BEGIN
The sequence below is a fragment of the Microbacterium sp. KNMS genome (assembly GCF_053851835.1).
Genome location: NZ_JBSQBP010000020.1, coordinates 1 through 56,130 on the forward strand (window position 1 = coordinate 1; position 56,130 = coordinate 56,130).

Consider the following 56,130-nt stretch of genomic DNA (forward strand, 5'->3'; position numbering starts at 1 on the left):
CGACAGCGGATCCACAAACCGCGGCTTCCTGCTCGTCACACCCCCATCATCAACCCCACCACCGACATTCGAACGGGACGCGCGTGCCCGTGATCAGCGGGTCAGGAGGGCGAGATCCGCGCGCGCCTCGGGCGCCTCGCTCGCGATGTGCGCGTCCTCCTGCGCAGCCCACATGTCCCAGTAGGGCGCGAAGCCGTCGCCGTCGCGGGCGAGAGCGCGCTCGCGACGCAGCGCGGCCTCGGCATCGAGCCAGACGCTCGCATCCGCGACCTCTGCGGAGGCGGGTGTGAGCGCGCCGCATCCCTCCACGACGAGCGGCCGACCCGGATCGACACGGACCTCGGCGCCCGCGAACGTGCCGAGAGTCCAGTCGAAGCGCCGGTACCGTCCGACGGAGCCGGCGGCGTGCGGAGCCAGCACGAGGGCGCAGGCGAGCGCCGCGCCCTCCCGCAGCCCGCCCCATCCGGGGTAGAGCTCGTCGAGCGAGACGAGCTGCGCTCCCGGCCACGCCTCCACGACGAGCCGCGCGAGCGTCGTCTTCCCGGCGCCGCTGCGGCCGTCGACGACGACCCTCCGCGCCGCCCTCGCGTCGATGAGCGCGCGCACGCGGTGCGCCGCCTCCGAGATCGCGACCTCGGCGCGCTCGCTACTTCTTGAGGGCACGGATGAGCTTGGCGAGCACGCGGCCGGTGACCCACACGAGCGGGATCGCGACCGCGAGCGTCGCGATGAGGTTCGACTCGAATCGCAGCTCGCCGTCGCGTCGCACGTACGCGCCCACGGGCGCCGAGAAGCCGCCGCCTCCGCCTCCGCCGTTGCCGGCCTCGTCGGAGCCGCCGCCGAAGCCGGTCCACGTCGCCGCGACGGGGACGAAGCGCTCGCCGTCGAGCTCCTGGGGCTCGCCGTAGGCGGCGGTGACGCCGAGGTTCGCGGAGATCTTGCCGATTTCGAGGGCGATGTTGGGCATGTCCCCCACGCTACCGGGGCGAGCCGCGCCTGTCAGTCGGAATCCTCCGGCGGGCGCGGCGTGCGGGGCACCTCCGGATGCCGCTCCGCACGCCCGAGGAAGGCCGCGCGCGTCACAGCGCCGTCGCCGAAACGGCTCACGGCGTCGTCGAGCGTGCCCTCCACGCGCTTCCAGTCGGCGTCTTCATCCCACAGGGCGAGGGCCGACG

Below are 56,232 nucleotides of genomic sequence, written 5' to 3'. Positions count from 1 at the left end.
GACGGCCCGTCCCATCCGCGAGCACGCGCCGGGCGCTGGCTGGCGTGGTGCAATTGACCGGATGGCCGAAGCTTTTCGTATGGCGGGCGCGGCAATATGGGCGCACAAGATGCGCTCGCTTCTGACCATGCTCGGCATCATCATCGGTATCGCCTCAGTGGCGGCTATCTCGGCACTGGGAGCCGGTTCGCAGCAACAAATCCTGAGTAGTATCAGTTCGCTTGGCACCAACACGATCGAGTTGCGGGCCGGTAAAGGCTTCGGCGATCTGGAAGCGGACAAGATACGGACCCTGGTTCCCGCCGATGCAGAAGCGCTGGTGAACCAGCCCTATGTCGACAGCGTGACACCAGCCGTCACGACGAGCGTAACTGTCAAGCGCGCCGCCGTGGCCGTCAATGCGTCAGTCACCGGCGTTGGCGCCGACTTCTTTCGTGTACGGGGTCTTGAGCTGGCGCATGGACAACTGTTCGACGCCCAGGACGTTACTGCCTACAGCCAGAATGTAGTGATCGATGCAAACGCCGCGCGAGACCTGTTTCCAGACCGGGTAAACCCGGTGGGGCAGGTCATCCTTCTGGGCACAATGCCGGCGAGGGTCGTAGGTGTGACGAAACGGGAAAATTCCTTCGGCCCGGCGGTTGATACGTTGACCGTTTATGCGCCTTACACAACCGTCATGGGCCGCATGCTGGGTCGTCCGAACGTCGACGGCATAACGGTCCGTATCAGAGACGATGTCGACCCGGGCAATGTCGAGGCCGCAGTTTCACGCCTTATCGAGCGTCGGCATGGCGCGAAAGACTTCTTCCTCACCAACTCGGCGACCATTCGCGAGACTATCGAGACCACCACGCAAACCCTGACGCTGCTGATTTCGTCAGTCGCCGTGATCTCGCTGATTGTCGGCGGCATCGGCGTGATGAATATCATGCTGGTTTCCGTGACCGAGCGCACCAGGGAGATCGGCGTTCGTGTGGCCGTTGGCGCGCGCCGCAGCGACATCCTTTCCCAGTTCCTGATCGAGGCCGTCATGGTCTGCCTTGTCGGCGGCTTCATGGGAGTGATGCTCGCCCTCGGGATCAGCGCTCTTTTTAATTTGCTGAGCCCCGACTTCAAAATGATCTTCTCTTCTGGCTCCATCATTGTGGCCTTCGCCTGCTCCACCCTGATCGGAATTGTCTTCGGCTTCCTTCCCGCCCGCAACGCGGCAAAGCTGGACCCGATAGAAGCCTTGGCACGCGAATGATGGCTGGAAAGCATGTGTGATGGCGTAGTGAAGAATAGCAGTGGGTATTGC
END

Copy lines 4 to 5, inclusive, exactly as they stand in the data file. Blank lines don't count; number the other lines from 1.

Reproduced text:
CGACAGCGGATCCACAAACCGCGGCTTCCTGCTCGTCACACCCCCATCATCAACCCCACCACCGACATTCGAACGGGACGCGCGTGCCCGTGATCAGCGGGTCAGGAGGGCGAGATCCGCGCGCGCCTCGGGCGCCTCGCTCGCGATGTGCGCGTCCTCCTGCGCAGCCCACATGTCCCAGTAGGGCGCGAAGCCGTCGCCGTCGCGGGCGAGAGCGCGCTCGCGACGCAGCGCGGCCTCGGCATCGAGCCAGACGCTCGCATCCGCGACCTCTGCGGAGGCGGGTGTGAGCGCGCCGCATCCCTCCACGACGAGCGGCCGACCCGGATCGACACGGACCTCGGCGCCCGCGAACGTGCCGAGAGTCCAGTCGAAGCGCCGGTACCGTCCGACGGAGCCGGCGGCGTGCGGAGCCAGCACGAGGGCGCAGGCGAGCGCCGCGCCCTCCCGCAGCCCGCCCCATCCGGGGTAGAGCTCGTCGAGCGAGACGAGCTGCGCTCCCGGCCACGCCTCCACGACGAGCCGCGCGAGCGTCGTCTTCCCGGCGCCGCTGCGGCCGTCGACGACGACCCTCCGCGCCGCCCTCGCGTCGATGAGCGCGCGCACGCGGTGCGCCGCCTCCGAGATCGCGACCTCGGCGCGCTCGCTACTTCTTGAGGGCACGGATGAGCTTGGCGAGCACGCGGCCGGTGACCCACACGAGCGGGATCGCGACCGCGAGCGTCGCGATGAGGTTCGACTCGAATCGCAGCTCGCCGTCGCGTCGCACGTACGCGCCCACGGGCGCCGAGAAGCCGCCGCCTCCGCCTCCGCCGTTGCCGGCCTCGTCGGAGCCGCCGCCGAAGCCGGTCCACGTCGCCGCGACGGGGACGAAGCGCTCGCCGTCGAGCTCCTGGGGCTCGCCGTAGGCGGCGGTGACGCCGAGGTTCGCGGAGATCTTGCCGATTTCGAGGGCGATGTTGGGCATGTCCCCCACGCTACCGGGGCGAGCCGCGCCTGTCAGTCGGAATCCTCCGGCGGGCGCGGCGTGCGGGGCACCTCCGGATGCCGCTCCGCACGCCCGAGGAAGGCCGCGCGCGTCACAGCGCCGTCGCCGAAACGGCTCACGGCGTCGTCGAGCGTGCCCTCCACGCGCTTCCAGTCGGCGTCTTCATCCCACAGGGCGAGGGCCGACG

Below are 56,232 nucleotides of genomic sequence, written 5' to 3'. Positions count from 1 at the left end.